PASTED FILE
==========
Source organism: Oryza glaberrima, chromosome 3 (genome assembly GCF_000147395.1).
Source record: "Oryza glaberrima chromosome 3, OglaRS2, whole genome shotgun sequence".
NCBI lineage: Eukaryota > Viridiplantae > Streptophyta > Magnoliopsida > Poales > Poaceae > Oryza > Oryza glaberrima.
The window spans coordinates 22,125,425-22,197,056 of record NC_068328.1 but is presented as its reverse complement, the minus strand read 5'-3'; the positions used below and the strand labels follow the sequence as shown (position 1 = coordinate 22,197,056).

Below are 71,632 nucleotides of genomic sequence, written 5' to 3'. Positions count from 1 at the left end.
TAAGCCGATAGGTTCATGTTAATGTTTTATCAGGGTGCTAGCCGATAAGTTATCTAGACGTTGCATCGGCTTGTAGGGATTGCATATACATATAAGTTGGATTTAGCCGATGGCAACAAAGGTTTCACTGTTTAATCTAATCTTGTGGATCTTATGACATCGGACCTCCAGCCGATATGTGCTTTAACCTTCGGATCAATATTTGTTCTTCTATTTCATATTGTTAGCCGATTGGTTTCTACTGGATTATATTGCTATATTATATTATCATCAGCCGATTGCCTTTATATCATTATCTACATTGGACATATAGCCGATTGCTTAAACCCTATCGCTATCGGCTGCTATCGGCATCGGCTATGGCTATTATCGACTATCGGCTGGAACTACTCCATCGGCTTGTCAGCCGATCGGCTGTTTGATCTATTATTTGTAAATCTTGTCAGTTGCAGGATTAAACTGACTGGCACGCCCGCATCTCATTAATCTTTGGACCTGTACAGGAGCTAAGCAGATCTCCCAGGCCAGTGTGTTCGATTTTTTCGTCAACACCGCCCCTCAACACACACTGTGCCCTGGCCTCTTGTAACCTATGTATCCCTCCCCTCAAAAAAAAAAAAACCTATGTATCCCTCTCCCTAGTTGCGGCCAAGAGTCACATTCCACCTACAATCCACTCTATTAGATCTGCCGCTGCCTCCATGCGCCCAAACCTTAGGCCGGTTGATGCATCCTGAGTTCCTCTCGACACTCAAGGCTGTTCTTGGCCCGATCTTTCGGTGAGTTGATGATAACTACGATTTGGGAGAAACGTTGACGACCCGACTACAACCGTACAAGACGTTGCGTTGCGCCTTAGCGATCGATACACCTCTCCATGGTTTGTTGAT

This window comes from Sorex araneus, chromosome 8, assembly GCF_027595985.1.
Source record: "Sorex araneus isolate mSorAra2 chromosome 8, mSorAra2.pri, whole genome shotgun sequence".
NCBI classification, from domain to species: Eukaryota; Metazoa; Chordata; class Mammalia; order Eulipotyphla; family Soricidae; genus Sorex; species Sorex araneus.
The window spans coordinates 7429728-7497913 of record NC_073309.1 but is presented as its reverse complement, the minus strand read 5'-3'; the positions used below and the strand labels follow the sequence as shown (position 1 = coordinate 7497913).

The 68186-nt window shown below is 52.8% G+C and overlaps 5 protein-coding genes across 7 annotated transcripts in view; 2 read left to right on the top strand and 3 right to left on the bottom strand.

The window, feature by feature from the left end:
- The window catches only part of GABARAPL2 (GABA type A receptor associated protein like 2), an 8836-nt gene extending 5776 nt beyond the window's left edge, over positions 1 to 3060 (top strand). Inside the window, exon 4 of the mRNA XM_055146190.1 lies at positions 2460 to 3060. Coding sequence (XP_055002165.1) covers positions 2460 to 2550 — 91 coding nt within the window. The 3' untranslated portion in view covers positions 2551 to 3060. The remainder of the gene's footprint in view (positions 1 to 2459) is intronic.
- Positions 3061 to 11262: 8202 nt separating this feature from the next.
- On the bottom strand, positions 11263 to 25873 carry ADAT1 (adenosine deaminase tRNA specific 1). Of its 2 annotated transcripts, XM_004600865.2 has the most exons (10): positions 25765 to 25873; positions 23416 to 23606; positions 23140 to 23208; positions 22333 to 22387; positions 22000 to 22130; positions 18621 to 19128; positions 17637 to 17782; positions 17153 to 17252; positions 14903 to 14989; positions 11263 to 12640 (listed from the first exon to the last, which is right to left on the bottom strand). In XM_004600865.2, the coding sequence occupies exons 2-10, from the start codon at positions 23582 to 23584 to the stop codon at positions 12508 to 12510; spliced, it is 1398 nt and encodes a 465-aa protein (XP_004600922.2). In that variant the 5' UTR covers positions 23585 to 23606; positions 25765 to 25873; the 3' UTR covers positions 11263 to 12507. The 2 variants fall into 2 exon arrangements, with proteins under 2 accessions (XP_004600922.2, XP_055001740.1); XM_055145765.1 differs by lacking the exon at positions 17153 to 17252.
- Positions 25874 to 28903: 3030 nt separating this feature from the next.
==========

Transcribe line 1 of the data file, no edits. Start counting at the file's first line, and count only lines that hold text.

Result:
Source organism: Oryza glaberrima, chromosome 3 (genome assembly GCF_000147395.1).